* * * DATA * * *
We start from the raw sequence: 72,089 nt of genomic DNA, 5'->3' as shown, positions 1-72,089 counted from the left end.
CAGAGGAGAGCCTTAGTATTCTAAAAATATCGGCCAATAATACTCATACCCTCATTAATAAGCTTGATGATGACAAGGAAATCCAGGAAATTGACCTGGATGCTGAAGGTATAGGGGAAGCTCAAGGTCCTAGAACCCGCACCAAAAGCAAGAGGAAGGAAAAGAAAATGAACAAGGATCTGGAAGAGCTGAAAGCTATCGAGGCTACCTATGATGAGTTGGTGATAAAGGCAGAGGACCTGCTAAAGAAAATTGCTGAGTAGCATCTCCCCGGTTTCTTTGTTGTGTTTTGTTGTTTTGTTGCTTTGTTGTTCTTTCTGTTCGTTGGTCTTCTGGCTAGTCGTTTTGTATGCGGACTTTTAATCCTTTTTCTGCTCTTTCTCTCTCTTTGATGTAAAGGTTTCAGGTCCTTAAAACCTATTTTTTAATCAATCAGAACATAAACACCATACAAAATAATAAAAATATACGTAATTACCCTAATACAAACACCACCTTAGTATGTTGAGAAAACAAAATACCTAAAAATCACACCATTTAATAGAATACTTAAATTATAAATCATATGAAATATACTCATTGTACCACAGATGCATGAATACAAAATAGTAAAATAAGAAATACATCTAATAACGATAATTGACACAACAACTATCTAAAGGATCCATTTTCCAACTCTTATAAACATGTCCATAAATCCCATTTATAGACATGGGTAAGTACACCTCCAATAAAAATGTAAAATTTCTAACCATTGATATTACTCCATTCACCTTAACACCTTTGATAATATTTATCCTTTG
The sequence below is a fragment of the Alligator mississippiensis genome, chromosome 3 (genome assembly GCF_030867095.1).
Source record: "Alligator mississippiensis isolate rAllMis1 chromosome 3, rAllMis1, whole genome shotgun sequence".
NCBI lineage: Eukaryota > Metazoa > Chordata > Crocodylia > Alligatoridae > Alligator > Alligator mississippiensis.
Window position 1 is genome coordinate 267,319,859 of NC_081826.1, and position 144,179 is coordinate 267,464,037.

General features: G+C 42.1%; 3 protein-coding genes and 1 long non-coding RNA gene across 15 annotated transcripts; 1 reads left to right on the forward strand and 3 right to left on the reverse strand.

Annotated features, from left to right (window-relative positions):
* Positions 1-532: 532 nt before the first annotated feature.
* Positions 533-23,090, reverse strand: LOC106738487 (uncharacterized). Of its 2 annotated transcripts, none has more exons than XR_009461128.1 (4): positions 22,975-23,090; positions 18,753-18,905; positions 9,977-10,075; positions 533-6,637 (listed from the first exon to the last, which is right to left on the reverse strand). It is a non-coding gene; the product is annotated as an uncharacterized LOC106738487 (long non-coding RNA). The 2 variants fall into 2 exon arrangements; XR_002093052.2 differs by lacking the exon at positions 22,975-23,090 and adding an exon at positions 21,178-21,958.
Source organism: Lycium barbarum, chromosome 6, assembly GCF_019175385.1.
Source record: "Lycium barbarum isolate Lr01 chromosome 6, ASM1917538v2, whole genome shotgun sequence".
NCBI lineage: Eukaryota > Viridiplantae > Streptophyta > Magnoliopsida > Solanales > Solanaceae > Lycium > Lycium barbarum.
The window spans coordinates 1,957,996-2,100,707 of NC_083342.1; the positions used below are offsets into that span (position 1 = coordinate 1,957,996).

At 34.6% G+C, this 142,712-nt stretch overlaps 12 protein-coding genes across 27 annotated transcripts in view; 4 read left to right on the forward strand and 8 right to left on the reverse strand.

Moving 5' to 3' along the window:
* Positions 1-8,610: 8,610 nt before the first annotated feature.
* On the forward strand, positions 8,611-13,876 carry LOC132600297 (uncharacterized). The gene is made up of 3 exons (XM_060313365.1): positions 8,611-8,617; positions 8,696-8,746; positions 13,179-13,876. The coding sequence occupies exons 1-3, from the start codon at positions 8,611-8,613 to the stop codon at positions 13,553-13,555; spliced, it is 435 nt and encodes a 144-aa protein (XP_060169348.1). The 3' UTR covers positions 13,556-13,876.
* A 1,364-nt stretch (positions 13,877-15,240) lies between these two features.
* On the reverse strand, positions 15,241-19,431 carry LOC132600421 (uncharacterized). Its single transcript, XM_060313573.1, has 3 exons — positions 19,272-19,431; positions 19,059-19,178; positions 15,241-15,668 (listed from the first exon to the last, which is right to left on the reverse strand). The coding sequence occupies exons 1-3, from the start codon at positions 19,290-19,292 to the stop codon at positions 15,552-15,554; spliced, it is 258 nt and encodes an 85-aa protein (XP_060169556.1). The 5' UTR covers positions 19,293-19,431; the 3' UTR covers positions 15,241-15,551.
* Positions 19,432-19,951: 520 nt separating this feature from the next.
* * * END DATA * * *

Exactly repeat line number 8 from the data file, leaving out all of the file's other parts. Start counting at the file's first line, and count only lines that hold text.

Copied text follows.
Annotated features, from left to right (window-relative positions):